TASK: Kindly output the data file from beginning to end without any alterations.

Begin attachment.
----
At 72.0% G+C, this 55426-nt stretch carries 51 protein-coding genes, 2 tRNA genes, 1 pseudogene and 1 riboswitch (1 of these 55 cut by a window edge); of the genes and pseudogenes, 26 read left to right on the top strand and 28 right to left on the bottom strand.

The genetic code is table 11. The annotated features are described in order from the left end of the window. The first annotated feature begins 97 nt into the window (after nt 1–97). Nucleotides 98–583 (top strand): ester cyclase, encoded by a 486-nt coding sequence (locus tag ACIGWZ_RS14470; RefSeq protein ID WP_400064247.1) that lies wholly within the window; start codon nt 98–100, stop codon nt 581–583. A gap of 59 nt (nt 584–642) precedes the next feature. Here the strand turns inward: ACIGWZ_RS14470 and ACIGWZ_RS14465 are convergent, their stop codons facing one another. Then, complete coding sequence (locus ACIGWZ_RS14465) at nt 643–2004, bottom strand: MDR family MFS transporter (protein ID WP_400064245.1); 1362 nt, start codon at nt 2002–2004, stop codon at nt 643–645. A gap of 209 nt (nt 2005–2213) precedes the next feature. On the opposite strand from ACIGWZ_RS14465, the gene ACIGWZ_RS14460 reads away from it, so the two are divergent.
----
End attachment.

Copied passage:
At 72.0% G+C, this 55426-nt stretch carries 51 protein-coding genes, 2 tRNA genes, 1 pseudogene and 1 riboswitch (1 of these 55 cut by a window edge); of the genes and pseudogenes, 26 read left to right on the top strand and 28 right to left on the bottom strand.

The genetic code is table 11. The annotated features are described in order from the left end of the window. The first annotated feature begins 97 nt into the window (after nt 1–97). Nucleotides 98–583 (top strand): ester cyclase, encoded by a 486-nt coding sequence (locus tag ACIGWZ_RS14470; RefSeq protein ID WP_400064247.1) that lies wholly within the window; start codon nt 98–100, stop codon nt 581–583. A gap of 59 nt (nt 584–642) precedes the next feature. Here the strand turns inward: ACIGWZ_RS14470 and ACIGWZ_RS14465 are convergent, their stop codons facing one another. Then, complete coding sequence (locus ACIGWZ_RS14465) at nt 643–2004, bottom strand: MDR family MFS transporter (protein ID WP_400064245.1); 1362 nt, start codon at nt 2002–2004, stop codon at nt 643–645. A gap of 209 nt (nt 2005–2213) precedes the next feature. On the opposite strand from ACIGWZ_RS14465, the gene ACIGWZ_RS14460 reads away from it, so the two are divergent.